“Of a computer, using data supplied in a stream if numbers” (but I thought that was ‘digital’ ?) “represented by directly measurable quantities, e.g. voltages of mechanical rotation” (seems more like it), “compare DIGITAL 2: of a clock or watch, using hands to indicate time rather than an electronic display: compare DIGITAL 3: a way of recording sound: converting sound waves into a continuous electronic waveform” – exactly – Compare DIGITAL!

So, the exhibition – as always with Riflemaker themed shows, exists not as a conclusion or as any kind of completed feat, but to convey a notion: ‘have you ever considered ?’ ‘does this sound interesting ?’ Or

even… ‘if you liked this you might like…” before we leave it all with our audience and move swiftly on.

And so:

ANALOG kind of means so many different things. Above all, it seems to infer something which has gone; done its bit. Disappeared the way of plate cameras and Polaroid, iron filings on Ampex 2” tape, heavy to handle 48 multi-track tape-machines – those things on which (most) of your favourite records of all time were recorded (‘committed to tape’ as they say). Gone and fell asleep on the page, instead of the e-reader.

ANALOG is the tick-tock of the stately clock – as opposed to the bleep of it. It’s the click-clack of wooden metronome as opposed to the arse-tight ‘pip’ of it; ‘real noize’ instead of interference, true Loudness instead of empty distortion, heart monitor-type waveforms instead of vain self-seeking digits, and it’s certainly nostalgic, or it is now anyway – ‘vintage’ even.

Dark Rooms: – ‘camera’ (room) ‘obscura’ (dark)

A lot of this has been beautifully captured by Richard Nicholson’s recording of commercial, dark rooms in and around London, the photographs seeming to portray the near-godlike presence of the machines, enlargers and developers, which Lord it over these time-capsules and cubicles, as well as the utter emptiness of rooms which have been inhabited in many cases by the same individual for maybe two, three or even four dark decades. The room, its four walls, the machinery, the operator, the man – hardly any women are stupid enough to run dark rooms – no longer necessary. The job, the demand, the service, the thought . . . no longer there. No Elle Deco or World of Interiors features to trouble these addresses, no Design Council, RIBA or English Heritage to patrol or mourn them.

With these disappearances, some comforting brand names have excused themselves too. Kodak and Ilford; totally ‘household’ and once all-powerful, are submerged. Polaroid: cute and fun, with its own luxe emulsion and natural fade-out over time, now reserved for Sotheby’s sales and cool-hunters wanted lists. Passport booths, near extinction. Snappy Snaps snuffed out. Chemist’s ‘same day service’, no longer any kind of selling point.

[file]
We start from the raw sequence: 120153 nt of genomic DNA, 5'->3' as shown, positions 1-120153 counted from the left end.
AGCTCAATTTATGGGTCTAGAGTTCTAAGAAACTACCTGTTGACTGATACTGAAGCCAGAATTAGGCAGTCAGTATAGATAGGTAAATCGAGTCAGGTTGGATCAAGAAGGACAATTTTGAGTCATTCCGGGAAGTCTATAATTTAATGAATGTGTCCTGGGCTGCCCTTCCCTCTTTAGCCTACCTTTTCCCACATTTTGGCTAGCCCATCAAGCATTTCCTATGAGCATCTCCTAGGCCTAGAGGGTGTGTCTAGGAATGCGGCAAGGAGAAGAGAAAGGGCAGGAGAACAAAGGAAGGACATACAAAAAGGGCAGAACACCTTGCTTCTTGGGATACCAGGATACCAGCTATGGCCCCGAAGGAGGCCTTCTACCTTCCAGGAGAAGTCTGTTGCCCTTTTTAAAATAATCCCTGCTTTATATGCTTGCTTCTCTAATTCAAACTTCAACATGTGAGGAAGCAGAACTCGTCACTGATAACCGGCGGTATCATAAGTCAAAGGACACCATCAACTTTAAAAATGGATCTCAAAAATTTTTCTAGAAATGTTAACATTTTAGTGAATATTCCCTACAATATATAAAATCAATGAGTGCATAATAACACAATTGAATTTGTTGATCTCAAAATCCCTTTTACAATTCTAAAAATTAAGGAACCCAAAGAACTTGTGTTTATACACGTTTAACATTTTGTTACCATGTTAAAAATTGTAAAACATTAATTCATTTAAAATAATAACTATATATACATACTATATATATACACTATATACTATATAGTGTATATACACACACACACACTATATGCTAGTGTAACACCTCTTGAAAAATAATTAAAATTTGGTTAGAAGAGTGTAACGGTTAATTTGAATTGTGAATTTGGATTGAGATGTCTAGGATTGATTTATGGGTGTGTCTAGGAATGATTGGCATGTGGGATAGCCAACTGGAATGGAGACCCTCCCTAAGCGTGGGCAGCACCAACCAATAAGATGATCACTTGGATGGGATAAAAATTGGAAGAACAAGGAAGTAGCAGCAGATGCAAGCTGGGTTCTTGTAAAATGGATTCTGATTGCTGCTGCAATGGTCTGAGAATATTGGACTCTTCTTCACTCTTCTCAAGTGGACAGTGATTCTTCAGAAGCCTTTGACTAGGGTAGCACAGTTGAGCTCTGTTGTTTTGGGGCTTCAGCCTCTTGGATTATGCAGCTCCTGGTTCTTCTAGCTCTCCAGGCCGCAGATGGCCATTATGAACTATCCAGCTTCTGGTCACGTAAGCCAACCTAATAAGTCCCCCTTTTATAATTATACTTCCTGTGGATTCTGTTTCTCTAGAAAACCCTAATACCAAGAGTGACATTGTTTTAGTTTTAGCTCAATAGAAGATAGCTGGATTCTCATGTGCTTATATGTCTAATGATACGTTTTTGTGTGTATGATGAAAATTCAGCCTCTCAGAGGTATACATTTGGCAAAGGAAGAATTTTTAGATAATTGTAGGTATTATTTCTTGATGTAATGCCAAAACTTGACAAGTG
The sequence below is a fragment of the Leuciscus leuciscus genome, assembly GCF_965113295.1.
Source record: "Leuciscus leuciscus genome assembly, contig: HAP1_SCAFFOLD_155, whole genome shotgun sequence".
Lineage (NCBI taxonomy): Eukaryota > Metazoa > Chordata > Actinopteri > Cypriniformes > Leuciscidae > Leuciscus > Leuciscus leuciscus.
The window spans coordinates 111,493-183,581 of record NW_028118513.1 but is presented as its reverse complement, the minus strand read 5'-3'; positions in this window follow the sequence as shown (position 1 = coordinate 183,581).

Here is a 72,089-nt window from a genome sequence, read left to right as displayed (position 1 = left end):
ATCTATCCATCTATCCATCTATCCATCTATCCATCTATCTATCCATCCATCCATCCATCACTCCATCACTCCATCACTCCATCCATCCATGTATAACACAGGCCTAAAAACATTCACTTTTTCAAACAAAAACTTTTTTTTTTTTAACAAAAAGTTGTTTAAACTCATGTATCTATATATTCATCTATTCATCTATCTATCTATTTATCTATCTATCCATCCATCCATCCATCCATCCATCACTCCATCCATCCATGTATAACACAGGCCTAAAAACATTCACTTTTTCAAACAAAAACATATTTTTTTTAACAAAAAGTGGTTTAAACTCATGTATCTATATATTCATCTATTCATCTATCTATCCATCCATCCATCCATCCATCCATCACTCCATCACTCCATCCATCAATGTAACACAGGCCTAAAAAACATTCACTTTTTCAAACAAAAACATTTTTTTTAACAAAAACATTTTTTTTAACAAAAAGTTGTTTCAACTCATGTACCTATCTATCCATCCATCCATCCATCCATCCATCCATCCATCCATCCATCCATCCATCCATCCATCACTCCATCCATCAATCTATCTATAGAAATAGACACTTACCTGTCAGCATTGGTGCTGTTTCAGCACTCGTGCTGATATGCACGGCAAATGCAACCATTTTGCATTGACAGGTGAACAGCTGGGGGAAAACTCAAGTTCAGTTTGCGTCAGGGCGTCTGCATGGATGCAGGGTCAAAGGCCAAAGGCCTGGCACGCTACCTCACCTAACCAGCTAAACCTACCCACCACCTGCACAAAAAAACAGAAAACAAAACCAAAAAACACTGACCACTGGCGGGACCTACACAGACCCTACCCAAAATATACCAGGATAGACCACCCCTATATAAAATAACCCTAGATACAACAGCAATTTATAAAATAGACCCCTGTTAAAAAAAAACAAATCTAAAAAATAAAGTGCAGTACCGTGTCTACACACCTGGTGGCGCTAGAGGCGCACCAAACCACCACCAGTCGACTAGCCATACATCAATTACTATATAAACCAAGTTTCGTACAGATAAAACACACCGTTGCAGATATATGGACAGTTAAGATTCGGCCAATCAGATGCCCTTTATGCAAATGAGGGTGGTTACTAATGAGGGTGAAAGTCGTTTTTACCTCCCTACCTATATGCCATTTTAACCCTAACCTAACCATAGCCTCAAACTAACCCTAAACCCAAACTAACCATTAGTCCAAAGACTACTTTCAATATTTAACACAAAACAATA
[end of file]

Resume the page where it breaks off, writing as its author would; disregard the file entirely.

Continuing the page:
Something else interesting…the fact that camera obscura – the real name for a ‘camera’ does of course mean ‘dark room’; an image which is conceived in one dark room is born into another.

And something inspired about the idea of photographing a room which has literally nil decorative element, no point in getting very particular about a room – a ‘camera’ – which will spend 99% of its life in darkness. No need to fill holes or repaint walls. The room will never ‘need updating’ in any local rag property supplement. No one will ever relax in there, hang out or entertain.

But the dark room is, for all of it’s bare, functional fixtures, still of course a place of wonder. Of absolute invention and imagining; tinkering, making and remaking, of judgements, selections, decisions, surprises and of course, disappointments.

Disappearing Recording Studios

London’s great factories of music recording; Olympic (the Stones, Led Zep), Utopia, (redeveloped as the coolly-hunted Museum of Everything), superhip Trident (Ziggy Stardust, T.Rex) – in Soho’s St. Anne’s Court, the first 8-track studio in London, all turned into TV commercial dubbing-rooms. In New York the big-time, legendary, Hit Factory and also its main competitor The Record Plant both gone to residential development.

Even the shrine itself, EMI’s Abbey Road (Beatles, Pink Floyd, Shadows, Glenn Miller, Sir Edward Elgar…) rumoured to be in the process of being sold off by it’s parent company to the consternation of many who assumed that the National Trust would step in and make more income from guided tours than these hallowed halls did in their hitpicking heyday.

These ‘disappearing’ and disappeared music point to the extinction not only of the superbly and often idiosyncratically-equipped place itself but also all of the detailed knowhow that goes with it. Skills built up over decades, procedures developed through doing: ‘assisting’ – music recording being one of the last industries to employ full-time apprentices – ‘tape-ops’ as they would become known.

Out of every disappearance comes progress, and so it is with the graceful bowing out of all things Analog. Great word, isn’t it?

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Published in Photoworks Issue 18, 2012

Commissioned by Photoworks

Buy Photoworks issue 18